First stop was the Stash Wall. They WANT you to take the yarn! Well, you can have a snippet.
Photos were forbidden in the marketplace world. You know those designers, wanting to protect their creative work. But we snagged a group photo by the entrance later on.
My friend Zoe made a beeline for the Buffalo Gold yarn guy — yep, beautiful yarn from those big buffalos! I resisted making any purchases (for a little longer).
We got to try out some pretty neato stuff. And I got to show off my loom-knitting skills to those not in the know. I tried my first needle-felting and punched out a cute pumpkin! I want a needle-felting kit now so I can take out any aggression by stabbing roving.
Later in the afternoon, it was time for a caffeine boost. And with that jolt, comes dancing by the beaded curtain — with the loom as a tambourine.
With a burst of energy, we checked out a few more booths and our budgets. And here are the treasures from a day in yarn heaven ...
In the big bag in the bag is enough yarn to make my first sweater. In front of that is a little sock yarn splurge from Creatively Dyed yarns. Dianne (creative from Ravelry) was super nice in person and so much fun! I wasn't planning on sock yarn but she made it happen.
I got my first sock blockers so I can make patterns really pop! And my mom should love that I found glow-in-the-dark yarn, on the far right there. It's amazingly strong.
A bumpy bulky yarn, appropriately called Touch, is in the middle and some pretty beaded yarn is in the front.
We wrapped up our day with some Mexican food and margaritas served by a waiter named Leo. He said the more we drank, the more fluent our Spanish would become. Well, my drink was pretty small (being the driver) but I was remembering quite a bit by the end of the meal. By his reasoning, Zoe's drink should have made her a fluent speaker!
And drooling at a several-block-long Renegade craft fair.
Right from the beginning, I realized how fast the project was going to knit up. I was thrilled and felt not so crazy. But boy oh boy, was I in for it with this lil' bag.
I am happy to say NOW this story has a happy ending and I'm about to hit the road in a couple hours, purse in hand. But this was after a week of running out of yarn, ripping back several rows and destroying a few pieces of fabric.
Bee Bopper Bag, the telaine version For my loomy friends out there, here are my adaptions to the Bee Bopper Bag pattern from Lion Brand yarn. Those who have knit this project before me have blogged the bag turns out rather small. So I made plans to make the purse a little bigger and the shoulder strap a little longer.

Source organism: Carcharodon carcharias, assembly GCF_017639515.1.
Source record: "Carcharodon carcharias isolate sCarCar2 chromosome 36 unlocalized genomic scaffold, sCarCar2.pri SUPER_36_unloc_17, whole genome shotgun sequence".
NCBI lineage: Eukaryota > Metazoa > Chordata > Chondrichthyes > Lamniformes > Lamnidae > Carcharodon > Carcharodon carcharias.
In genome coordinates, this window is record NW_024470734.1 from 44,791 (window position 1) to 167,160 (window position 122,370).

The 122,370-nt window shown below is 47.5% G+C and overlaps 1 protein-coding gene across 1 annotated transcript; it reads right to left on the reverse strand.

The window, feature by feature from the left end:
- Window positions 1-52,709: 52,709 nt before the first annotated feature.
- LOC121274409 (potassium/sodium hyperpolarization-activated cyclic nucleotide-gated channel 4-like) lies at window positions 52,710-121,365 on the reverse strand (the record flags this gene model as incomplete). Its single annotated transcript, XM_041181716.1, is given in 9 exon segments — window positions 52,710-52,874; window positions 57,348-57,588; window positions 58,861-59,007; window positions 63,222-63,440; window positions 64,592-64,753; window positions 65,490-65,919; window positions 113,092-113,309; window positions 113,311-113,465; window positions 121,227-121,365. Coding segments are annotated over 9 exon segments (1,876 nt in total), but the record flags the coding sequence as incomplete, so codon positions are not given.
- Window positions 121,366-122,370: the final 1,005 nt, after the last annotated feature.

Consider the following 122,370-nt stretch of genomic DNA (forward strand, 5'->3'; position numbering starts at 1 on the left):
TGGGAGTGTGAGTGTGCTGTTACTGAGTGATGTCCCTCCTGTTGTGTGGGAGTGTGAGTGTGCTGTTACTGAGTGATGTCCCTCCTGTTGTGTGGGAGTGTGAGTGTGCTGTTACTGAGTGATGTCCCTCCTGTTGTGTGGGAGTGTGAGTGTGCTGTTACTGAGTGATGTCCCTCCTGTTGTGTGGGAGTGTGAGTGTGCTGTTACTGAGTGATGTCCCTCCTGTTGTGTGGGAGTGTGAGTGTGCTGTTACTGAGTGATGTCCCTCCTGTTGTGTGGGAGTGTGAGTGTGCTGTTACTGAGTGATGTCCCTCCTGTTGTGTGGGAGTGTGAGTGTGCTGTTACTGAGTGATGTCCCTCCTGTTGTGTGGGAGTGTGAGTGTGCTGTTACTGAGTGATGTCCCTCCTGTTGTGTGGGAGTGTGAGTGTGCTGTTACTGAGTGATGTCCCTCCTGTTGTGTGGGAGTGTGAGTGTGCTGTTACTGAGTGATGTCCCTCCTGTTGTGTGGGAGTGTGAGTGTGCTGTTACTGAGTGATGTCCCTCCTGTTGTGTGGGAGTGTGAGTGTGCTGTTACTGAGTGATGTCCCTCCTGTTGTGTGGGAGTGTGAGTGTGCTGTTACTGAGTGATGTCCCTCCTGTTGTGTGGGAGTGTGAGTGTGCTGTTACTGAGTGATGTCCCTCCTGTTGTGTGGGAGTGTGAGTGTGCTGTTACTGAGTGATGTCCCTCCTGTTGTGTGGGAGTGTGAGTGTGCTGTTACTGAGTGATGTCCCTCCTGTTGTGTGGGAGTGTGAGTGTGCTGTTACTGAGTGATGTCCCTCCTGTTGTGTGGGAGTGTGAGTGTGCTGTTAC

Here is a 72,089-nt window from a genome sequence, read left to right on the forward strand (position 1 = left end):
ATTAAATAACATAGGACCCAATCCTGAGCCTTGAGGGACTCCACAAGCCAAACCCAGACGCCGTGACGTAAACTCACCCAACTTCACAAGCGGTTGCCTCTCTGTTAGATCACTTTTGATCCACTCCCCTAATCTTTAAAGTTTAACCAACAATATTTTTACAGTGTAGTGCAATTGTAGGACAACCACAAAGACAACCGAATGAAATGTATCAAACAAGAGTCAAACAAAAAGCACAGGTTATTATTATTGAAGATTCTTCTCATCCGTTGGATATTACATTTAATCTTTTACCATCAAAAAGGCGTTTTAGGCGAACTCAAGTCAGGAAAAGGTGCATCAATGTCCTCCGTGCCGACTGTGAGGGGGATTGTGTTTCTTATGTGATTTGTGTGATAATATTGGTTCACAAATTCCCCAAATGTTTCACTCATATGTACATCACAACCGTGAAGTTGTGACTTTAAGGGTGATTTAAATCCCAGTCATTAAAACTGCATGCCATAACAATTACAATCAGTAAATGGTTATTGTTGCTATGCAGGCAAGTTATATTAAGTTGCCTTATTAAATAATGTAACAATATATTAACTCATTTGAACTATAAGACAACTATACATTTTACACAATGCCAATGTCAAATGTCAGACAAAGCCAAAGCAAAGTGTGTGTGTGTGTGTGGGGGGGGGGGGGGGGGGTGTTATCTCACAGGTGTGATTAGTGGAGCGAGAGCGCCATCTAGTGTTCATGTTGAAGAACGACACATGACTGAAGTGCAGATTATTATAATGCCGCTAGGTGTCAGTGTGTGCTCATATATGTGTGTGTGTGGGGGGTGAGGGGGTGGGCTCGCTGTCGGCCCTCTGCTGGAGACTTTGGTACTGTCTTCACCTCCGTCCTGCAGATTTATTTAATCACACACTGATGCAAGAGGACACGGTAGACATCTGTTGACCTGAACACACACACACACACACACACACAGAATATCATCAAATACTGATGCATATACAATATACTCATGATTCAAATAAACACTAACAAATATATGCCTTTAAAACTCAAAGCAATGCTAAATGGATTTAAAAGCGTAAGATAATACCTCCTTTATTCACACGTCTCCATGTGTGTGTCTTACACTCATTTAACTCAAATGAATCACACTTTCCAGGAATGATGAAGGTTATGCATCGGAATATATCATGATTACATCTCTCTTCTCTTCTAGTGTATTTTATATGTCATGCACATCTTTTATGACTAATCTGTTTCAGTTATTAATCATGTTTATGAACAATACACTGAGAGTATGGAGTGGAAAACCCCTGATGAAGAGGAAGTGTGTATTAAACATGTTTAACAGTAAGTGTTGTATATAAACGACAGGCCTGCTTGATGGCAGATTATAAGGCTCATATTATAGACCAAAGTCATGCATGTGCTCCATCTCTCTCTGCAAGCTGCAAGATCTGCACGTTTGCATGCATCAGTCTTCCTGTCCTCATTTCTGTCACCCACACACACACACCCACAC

Yarn: Malabrigo Merino Worsted in burgundy-green variegated (China), green (lettuce) and pink (dusty)
Knitting board: Knifty Knitter blue long loom (My Authentic Knitting Board and I have not yet become friends.)
I cast on 30 stitches for double-knitting. I used burgundy-green instead of cranberry, green instead of brown and pink instead of white.
I followed the pattern for changing colors until the five rows of green. I added 2 rows of burgundy, 5 rows of pink and 1 row of green. Then I returned to the pattern for 3 rows of burgundy and then decreasing.
I made the strap in pink instead of green and included one row of a different color every 20 rows. (I incorrectly thought this was going to save enough yarn for the second part of the bag.) This didn't work too well because now I have bulky bindoffs and yarn poking through in those areas. I made the strap 100 rows long.
I followed the pattern with my additions above for the second half of the bag.
For the closure strap, I cast on 16 stitches in burgundy and knit 5 rows of stockinette. I did not fold it in half. I added a magnetic snap to the back of the strap and to the purse. I covered the snap back with a pretty shell button.
I added some knit pockets as well.
For the cell phone pocket on the shoulder strap: Cast on 8 stitches. Knit 10 rows green. Knit 5 rows pink. Stitch it onto the strap. For the pocket flap: Cast on 8 stitches. Knit 6 rows. Bind off in the middle of the board for one row to create a buttonhole. Knit 2 rows and bind off. Sew a button onto the pocket.
For the back pocket: Cast on 20 stitches. Knit 15 rows and bind off. Stitch onto the back. I added a button for decoration. I might add a flap someday.